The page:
Sculpts with negative space. David Jacobs

Nell Freudenberger doesn't bother to hide it: In her new novel, The Newlyweds (Alfred A. Knopf, $25.95), she has absolutely chosen a side. The novel begins with a series of sketches about a new marriage. Amina, a 24-year-old woman from Bangladesh, is getting used to being married to a man in his 30s, named George, in her new home of Rochester, New York. Though the narration is omniscient, the narrator's sympathies lean in Amina's direction.

And in fact, George spends much of The Newlyweds offstage: Amina wonders how her husband will react to small pieces of personal news, or she considers ways in which he's different than what she thought an American husband would be. The portrait of George is sculpted from negative space. We learn about him indirectly through Amina's observations. "In the first few weeks she had been pleased to note that her husband had a large collection of... classic novels by Charles Dickens, Cervantes, Tolstoy, Ernest Hemingway, and Jane Austen," the narration notes, adding:

George told Amina that he was a reader but that he couldn't understand people who waded through all the garbage they published these days, when it was possible to spend your whole life reading books the greatness of which had already been established.

This casual reportage illustrates George's very particular engineer mind-set, in which every topic on earth—arts and culture, home-buying, romance—comes with its own cheat code, a clear-cut value that renders every judgment a simple matter of mathematics. (The reason he signed up for the website where he met Amina is that he believed American women were too "silly" and more prone to game-playing than women from other countries.) Like a handwritten note tucked just out of view inside an open drawer, you want to crane your neck to understand a little more about George, but we're constrained by Amina's incomplete understanding of American men and her limited access to her husband's inner world.

You can tell right away why Freudenberger chose to lean her novel in the direction that she did: Amina is a brilliant literary creation, a gentle woman capable of great feats of quiet strength. Against her new husband's wishes, she plans to bring her parents to the United States, working an endless string of minimum-wage jobs and putting all the money into savings. She tries as hard as she can to love George, despite meeting him only once before agreeing to marry him.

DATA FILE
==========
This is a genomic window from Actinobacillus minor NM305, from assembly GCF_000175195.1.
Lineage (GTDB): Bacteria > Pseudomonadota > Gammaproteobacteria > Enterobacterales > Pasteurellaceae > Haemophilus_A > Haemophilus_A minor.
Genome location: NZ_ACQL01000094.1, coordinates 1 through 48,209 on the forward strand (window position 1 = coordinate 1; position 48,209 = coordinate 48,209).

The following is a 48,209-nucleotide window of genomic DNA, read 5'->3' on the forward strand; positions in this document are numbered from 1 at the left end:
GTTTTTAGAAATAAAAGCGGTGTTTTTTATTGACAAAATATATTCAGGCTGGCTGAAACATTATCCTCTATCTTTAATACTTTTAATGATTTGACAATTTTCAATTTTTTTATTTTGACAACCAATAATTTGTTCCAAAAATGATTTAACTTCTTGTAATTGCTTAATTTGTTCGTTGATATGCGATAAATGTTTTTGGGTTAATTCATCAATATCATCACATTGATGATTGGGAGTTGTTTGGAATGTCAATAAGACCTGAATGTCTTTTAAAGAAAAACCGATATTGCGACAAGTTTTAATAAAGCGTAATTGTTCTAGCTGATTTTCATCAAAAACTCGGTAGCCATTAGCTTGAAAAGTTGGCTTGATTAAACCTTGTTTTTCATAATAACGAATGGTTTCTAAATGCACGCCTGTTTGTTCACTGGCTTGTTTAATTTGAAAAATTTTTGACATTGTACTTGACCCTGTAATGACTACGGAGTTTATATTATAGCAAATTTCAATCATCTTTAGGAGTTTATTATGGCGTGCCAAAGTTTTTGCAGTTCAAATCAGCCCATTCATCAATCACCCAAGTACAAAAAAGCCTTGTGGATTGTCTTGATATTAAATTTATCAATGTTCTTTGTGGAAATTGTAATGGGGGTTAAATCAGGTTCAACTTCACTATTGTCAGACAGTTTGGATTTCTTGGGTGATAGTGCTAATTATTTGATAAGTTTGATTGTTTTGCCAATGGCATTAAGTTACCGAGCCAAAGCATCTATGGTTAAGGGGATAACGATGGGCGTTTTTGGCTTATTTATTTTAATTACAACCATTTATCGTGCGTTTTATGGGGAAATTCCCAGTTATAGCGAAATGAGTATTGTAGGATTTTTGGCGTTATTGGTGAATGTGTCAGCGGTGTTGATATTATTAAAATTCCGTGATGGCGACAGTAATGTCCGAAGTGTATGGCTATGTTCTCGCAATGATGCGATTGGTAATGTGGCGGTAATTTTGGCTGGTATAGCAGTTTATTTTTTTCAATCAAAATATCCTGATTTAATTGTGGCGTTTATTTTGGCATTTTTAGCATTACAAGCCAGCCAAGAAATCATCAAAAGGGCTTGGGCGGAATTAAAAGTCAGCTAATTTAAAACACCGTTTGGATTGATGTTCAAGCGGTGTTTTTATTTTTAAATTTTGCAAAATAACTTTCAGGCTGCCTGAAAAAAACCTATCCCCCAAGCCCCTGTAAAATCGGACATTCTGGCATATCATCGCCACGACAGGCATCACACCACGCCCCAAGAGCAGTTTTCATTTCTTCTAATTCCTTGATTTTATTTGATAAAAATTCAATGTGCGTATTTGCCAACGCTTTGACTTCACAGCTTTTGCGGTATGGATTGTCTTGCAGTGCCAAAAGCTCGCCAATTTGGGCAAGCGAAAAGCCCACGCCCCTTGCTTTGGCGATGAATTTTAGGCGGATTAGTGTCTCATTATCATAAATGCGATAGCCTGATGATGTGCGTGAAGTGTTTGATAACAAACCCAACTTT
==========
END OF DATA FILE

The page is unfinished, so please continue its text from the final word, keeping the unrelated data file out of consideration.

Amina, it turns out, has a lot in common with Jane Austen's heroines, who refused to be fenced in by class differences and struggled with arranged marriages. Charlotte Brontë figures into the narrative, too—Jane Eyre "was the only book from [Amina's] O-level preparations with which she hadn't been able to part"—and The Newlyweds shares a similar romantic theme with those classics. We soon discover that Amina still has feelings for a young man back home named Nasir, who is taking care of her parents in her absence. Nasir is not perfect, either—in a series of e-mails, he disapproves of Amina's lax observation of her Muslim faith, and she demurely strains at his old-fashioned attempts to rope her into more traditional gender roles. Though it feels cheap to sum the novel up into a lurid will-she-or-won't-she construction, that tension is always there, often as distant to Amina's state of mind as her homeland.

And George has his own secrets, too. Amina adjusts to her new life and perfects her already very good English skills and starts to realize that she can have an impact on her surroundings. And then she realizes that she was perhaps treating George's desires with the same condescension that he was allowing for her intellect. Neither of the newlyweds seemed to realize that they failed to accept their partner as a whole human being.

This otherness is central to the plot. Every character is calling out to all the other characters through a series of cultural barriers, language barriers, barriers of intelligence and empathy, and differences of age and religion. Quietly, they all try to find commonality and make do with the connections they've already established. The Newlyweds struggles with an even greater otherness issue that is never addressed in the novel but is hinted at in the acknowledgements, which open:

I wouldn't have written this book if not for an extraordinary person I met six years ago on an airplane. Farah Deeba Munni opened her life to me, sharing her two homes, her sense of humor, and her memories, while giving me the freedom to make something entirely different from them.

Freudenberger goes on to thank people in Bangladesh for their hospitality and Farah's "husband, David Butler," for his "invaluable" help with "all things Rochesterian." It's not until the story has already drawn to a satisfying close and the acknowledgements galumph around the corner that the question of authorship becomes an issue: Did this story ethically belong to a white woman to fictionalize? For that matter, who the fuck am I—a white guy more experientially aligned with the distant husband who barely comes onstage for great swaths of the book? And for that matter, who the fuck are you, reading this now? Are we ever going to be able to figure any of this out? recommended